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Protection for all

Fisheries student testing whale-safe fishing gear with crab harvesters


By Madeline Meadus

Genevieve Peck is using her thesis to test the use of whale-safe fishing gear in the Newfoundland and Labrador snow crab fishery.  

Originally from Hearst, Ont., Ms. Peck is a first-year student in the Master of Fisheries Science and Technology Program at the Marine Institute (MI). Her research is being conducted through MI’s Centre for Sustainable Aquatic Research. 

Fisheries and Oceans Canada’s (DFO) Whale-Safe Gear Adoption Fund is supporting her research.  

‘Conservation, protection and restoration’ 

Inspired partly by her undergraduate research on the restoration of acidified lakes, Ms. Peck says that she also has a passion for marine protection.  

“The reason that I want to be a scientist is conservation, protection and restoration,” she said. “It’s such a recent issue, so it’s a really small community of scientists that are working on this very niche research, but it’s important research.”  

Whale-safe fishing gear is specially designed to break at no higher than 1,700 pounds of force. The gear is intended to mitigate the number of whale entanglements caused by fishing gear.  

Specifically, Ms. Peck’s research focuses on how this gear can help mitigate entanglements of the North Atlantic right whale — a species that is experiencing massive population decline due to fishing gear entanglements.   

A bird's eye view of ropes of various colour and thickness, with one blue gloved hand holding one of the ropes.
Some examples of the coastline cordage Genevieve Peck is testing in her research.
Photo: Submitted

Entanglement deaths  

In 2017 the North Atlantic right whale faced an increase in unusual mortality rates, which was a catalyst for fisheries research on the use of whale-safe fishing gear.

It is currently used in parts of North America but has not been tested for Newfoundland and Labrador’s fisheries. 

Ms. Peck’s research seeks to understand the feasibility of using whale-safe equipment in the snow crab fishery, which uses heavy gear designed for harsh environments.

She says the heavier gear places extra strain and tension on the break-away ropes, requiring testing to determine the whale-safe equipment’s suitability for the fishery.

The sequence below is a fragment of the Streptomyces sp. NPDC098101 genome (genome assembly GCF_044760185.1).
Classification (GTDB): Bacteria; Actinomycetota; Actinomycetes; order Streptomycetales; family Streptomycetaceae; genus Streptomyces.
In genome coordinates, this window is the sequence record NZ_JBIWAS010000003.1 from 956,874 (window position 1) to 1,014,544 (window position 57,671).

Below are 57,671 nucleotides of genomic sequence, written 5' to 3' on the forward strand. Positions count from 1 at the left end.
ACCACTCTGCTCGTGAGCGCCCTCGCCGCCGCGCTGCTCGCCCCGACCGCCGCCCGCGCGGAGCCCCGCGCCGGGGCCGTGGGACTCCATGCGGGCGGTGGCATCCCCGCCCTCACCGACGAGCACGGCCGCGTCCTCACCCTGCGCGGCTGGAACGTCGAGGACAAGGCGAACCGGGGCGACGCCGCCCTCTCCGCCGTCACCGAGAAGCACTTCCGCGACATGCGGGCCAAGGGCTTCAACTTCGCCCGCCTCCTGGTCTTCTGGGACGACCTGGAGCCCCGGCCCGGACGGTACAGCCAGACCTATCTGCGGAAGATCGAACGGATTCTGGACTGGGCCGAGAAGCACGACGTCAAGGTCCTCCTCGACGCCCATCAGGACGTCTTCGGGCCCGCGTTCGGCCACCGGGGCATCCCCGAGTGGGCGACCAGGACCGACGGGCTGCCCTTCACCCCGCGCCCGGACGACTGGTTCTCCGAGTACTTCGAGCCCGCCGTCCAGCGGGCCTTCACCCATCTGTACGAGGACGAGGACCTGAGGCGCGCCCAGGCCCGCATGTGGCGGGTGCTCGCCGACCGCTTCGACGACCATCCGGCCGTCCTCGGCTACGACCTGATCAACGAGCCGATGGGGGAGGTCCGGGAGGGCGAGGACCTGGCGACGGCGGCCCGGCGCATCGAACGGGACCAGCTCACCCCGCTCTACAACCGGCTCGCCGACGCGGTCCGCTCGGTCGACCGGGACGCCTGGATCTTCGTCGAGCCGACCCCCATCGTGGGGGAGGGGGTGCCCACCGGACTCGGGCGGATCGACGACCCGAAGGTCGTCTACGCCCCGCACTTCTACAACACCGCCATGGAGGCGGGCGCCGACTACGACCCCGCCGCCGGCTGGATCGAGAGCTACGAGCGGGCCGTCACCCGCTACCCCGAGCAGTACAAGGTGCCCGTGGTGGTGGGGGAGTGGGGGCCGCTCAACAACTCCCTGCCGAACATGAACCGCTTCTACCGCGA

“The first step is to get some good idea of if this gear would work for our fishery and how.” 

Ms. Peck will work closely with local fish harvesters to test low-breaking strength ropes and links, equipment that is designed to break at 1,700 pounds of force, making it easier for marine life to free themselves should they become tangled.  

Coastline cordage (left) and plastic weak links (left)
At left is coastline cordage and at right are plastic weak links.
Photo: Submitted

The snow crab fishery is a fixed-gear fishery, meaning the necessary equipment is attached or set on or near the seabed until it is later retrieved.  

As the gear must remain in the ocean until the crab or other stock is caught, it puts whales — and other marine species such as sea turtles, dolphins, and seals — at risk of entanglement.  

Canada-wide research

In addition to DFO, Ms. Peck is working closely with the Canadian Wildlife Federation in Halifax, N.S.

“They’re doing a lot of work on this gear, as well,” she said. “We’re able to compare methods and results and what they’re finding.”

One of Ms. Peck’s colleagues, Dr. Sean Brillant, is the senior conservation biologist at the Canadian Wildlife Federation. His team is working on testing 8-10 different types of whale-safe fishing gear in various fisheries in the Maritime provinces.

“We need to be most attentive to human safety,” said Dr. Brillant. “We need these solutions to work for whales and for our fisheries.”

Section of weak rope spliced in a down line with a safety
Section of weak rope spliced in a down line
Photo: Submitted

Dr. Brillant and his team are working on a report of their findings that they hope to conclude by the end of this month. They will deliver their findings to DFO as part of the Whale-Safe Gear Adoption Fund.

In her first round of experiments conducted last fall, Ms. Peck measured the tension on the down ropes and performed more than 63 test hauls. 

“The lessons we learn for the snow crab fishery are hopefully going to . . . protect our fisheries and protect our harvesters.” — Genevieve Peck

For the experiment’s purposes, they used a load cell — an instrument that converts force into an electrical signal — to measure tension.

“We were measuring the tension and seeing how it differs. We also tested empty pots versus full to see what would happen and where the tension was coming from.”   

Once the experiments are completed in both the inshore and offshore snow crab fisheries, Ms. Peck will analyze the collected data. 

“It’s an issue that encompasses every single fishery in Newfoundland and Labrador, but the reason we’re focusing on snow crab is because of the size of the fishery and it’s one of the heaviest fisheries that we have. The lessons we learn for the snow crab fishery are hopefully going to apply to other fisheries and we can protect our fisheries and protect our harvesters.” 

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